“One piece of advice I would give aspiring PR professionals is to really hone in on your writing skills. A huge part of PR is written communication, whether it's email correspondence, drafting press releases or drafting creative pitch angles. You need to have strong writing skills if you want to succeed. If you know you're interested in going into PR but your prospective school doesn't offer a PR program, I would strongly suggest majoring in journalism or another writing-related field. PR firms and agencies put a huge value on this skillset, and it will help you stand out from other applicants when applying for jobs.”
Understand journalists’ needs
As a public relations specialist, you are dependent upon journalists to tell your story. Because of this, it’s essential you provide what they need. Journalists operate under very tight deadlines, and if you don’t have what they want, they won’t give you the time of day (because they literally don’t have any!).
Here’s what Leona Long, the Public Information Officer at University of Alaska Fairbanks, suggests:
“Earned media is the most visible part of public relations. It's credibility that isn’t for sale. If a journalist asks you for help with a story, give them the information they need, regardless of whether it helps your client. Think of it like this: the tyranny of journalism falls into two categories — quality and quantity. Local reporters write two or more stories a day. That’s why I make it as easy as possible for them. My press releases can stand on their own as news stories and I provide images. Journalists at top-tier news outlets write three or four stories a month. Those stories must be well-researched and flawless. They must be compelling. Journalists want to tell the story you think about a week later. Find and pitch captivating stories because this is what enhances reporters’ job satisfaction.”
John Singh, Owner & Principal of independent PR firm J2 Communications, compares a PR professional who doesn’t know about the media to a surgeon who doesn’t know about anatomy. John has worked with high-profile entertainment clients such as Disney, Lucasfilm, and Fandango, and his work has resulted in coverage in Vanity Fair, The Wall Street Journal, Late Night with Conan O’Brien, and more.
“The single most important tip I would give to anyone starting out in PR is to understand how the media work. Whether you're going to be working with bloggers, newspaper reporters, broadcast producers or all of the above, it is imperative to understand how they work, what their unique pressures are, and how they receive and process information. PR is essentially a service industry: You are trying to get the right information out to the right people in the right way, and it is very important you know how to respond to their needs. Even a PR professional with the best client relationships in the world, who can write well and speak well, is going to struggle if they don't understand that they exist to help reporters, editors and producers — and being able to anticipate their needs is critical to being successful.”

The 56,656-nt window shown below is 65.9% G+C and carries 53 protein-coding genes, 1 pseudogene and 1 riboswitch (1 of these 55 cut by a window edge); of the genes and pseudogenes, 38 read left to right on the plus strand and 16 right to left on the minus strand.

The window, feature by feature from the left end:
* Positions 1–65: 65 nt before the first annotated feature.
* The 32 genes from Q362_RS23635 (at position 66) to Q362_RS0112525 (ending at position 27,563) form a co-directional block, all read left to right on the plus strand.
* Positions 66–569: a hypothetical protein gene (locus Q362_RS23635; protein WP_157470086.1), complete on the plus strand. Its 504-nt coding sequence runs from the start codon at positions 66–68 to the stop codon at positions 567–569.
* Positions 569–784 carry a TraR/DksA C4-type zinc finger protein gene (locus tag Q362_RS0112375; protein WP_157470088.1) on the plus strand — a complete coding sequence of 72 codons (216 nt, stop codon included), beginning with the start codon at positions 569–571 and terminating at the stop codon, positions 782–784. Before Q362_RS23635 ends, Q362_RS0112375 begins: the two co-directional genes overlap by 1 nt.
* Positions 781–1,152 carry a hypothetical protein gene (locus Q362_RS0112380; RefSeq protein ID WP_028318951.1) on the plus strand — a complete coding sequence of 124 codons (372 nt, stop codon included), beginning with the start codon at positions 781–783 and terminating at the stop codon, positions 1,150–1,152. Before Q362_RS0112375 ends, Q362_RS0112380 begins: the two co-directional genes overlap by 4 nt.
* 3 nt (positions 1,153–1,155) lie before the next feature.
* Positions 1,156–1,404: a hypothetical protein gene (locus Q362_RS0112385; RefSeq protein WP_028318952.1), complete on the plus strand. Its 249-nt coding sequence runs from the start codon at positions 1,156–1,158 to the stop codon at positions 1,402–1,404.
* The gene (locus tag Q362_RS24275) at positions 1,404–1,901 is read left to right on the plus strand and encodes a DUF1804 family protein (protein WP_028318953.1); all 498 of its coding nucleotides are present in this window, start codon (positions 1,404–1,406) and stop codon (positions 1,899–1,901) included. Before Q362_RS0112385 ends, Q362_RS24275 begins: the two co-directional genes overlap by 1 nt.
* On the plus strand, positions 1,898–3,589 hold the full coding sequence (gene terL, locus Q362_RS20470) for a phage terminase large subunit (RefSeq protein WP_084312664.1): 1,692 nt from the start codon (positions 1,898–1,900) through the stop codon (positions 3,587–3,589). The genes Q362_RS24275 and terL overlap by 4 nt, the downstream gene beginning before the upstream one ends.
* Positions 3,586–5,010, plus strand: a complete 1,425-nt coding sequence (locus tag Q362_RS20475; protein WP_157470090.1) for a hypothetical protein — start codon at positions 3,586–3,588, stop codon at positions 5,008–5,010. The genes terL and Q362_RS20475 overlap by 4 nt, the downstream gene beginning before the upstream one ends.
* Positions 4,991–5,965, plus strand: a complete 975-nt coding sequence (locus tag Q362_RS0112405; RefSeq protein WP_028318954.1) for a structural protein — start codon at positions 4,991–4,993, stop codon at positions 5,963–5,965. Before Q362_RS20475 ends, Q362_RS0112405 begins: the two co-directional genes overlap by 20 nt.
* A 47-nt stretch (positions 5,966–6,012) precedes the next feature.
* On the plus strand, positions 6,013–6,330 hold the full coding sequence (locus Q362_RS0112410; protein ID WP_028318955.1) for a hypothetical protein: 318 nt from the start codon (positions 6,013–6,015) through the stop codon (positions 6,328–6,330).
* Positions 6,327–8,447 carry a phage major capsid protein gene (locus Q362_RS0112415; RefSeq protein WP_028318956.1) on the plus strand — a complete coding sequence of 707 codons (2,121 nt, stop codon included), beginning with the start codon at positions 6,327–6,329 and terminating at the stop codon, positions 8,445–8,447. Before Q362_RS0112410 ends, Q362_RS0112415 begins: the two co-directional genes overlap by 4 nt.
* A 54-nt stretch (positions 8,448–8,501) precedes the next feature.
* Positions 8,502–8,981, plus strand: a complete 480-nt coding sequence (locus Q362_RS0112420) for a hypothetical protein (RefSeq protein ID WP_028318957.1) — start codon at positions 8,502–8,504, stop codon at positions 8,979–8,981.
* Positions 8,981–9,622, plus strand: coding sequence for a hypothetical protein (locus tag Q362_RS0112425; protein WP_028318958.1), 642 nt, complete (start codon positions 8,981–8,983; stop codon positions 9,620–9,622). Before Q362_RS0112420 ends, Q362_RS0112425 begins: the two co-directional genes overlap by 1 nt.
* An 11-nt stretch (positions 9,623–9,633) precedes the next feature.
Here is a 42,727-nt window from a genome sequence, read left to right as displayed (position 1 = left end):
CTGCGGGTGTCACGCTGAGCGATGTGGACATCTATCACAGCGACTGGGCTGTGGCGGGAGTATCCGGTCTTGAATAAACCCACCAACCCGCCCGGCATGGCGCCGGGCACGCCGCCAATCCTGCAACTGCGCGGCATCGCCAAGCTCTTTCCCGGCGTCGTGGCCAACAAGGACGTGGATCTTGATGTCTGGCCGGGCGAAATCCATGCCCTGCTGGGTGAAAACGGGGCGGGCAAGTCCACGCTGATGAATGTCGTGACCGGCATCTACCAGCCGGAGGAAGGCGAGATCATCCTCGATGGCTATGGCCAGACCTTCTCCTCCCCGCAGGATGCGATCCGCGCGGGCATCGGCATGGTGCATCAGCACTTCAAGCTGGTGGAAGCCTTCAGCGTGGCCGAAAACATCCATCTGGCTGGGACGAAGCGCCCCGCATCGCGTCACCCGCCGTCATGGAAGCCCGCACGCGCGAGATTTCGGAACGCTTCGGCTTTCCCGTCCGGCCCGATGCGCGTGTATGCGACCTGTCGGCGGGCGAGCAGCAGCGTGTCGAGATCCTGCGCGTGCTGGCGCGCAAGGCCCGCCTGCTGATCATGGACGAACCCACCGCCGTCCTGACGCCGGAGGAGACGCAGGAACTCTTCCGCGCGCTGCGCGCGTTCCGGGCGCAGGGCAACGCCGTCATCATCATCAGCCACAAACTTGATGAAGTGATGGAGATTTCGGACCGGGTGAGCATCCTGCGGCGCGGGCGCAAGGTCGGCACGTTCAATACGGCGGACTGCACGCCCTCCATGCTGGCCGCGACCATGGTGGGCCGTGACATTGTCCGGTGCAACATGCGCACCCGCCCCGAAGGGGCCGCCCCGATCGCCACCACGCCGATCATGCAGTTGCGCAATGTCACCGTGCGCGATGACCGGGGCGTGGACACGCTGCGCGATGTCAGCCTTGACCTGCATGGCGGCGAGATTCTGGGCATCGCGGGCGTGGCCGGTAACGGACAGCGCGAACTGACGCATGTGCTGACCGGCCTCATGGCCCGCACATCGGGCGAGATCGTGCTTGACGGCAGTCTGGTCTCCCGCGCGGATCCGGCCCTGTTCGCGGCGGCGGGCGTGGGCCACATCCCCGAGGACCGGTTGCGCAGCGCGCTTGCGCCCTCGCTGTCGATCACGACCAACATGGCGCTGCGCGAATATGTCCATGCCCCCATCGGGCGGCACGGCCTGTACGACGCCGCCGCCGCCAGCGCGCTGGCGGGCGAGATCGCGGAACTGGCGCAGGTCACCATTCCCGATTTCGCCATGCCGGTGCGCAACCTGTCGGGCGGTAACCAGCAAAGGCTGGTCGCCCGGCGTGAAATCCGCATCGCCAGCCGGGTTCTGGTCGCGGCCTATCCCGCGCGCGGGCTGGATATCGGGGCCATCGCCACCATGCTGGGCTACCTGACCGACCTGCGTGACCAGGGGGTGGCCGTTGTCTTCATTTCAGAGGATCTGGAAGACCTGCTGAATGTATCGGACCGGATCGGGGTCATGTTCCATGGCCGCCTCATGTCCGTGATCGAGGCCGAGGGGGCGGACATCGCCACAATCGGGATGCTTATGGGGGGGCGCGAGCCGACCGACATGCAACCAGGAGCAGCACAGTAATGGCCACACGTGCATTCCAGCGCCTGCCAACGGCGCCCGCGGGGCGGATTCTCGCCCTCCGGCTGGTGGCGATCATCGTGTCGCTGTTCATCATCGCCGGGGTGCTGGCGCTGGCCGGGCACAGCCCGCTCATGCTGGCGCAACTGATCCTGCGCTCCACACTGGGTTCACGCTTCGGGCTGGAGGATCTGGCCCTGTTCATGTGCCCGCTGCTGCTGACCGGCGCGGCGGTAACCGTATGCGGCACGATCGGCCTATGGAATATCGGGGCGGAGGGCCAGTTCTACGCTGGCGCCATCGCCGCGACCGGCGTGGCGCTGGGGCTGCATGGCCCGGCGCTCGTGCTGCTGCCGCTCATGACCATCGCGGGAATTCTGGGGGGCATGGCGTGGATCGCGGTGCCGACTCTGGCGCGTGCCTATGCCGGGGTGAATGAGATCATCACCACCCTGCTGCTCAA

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Don’t underestimate press releases
The easiest way for a journalist to pick up a story you are pitching is through a press release — if you know how to write a press release well.
Nicole Rohde chimes in on this as well:
“Press releases are the golden discipline. Not only does the text have to be on-point in order to arouse some interest, but press releases should also provide a nearly care-free experience for any interested journalists. Journalists are under enormous time constraints so you want to make it as easy and uncomplicated as possible for them to publish a story. That means always include a Dropbox link with images that go along with the story, and provide the company logo and any other asset that will help a media partner to publish a story immediately. Provide several quotes and angles in the press release so journalists have a choice in what direction they want to go for a potential article.”
If you’re new to the public relations industry, you’re probably new to the software that comes along with it. Check out the best public relations software so you’re on top of the game.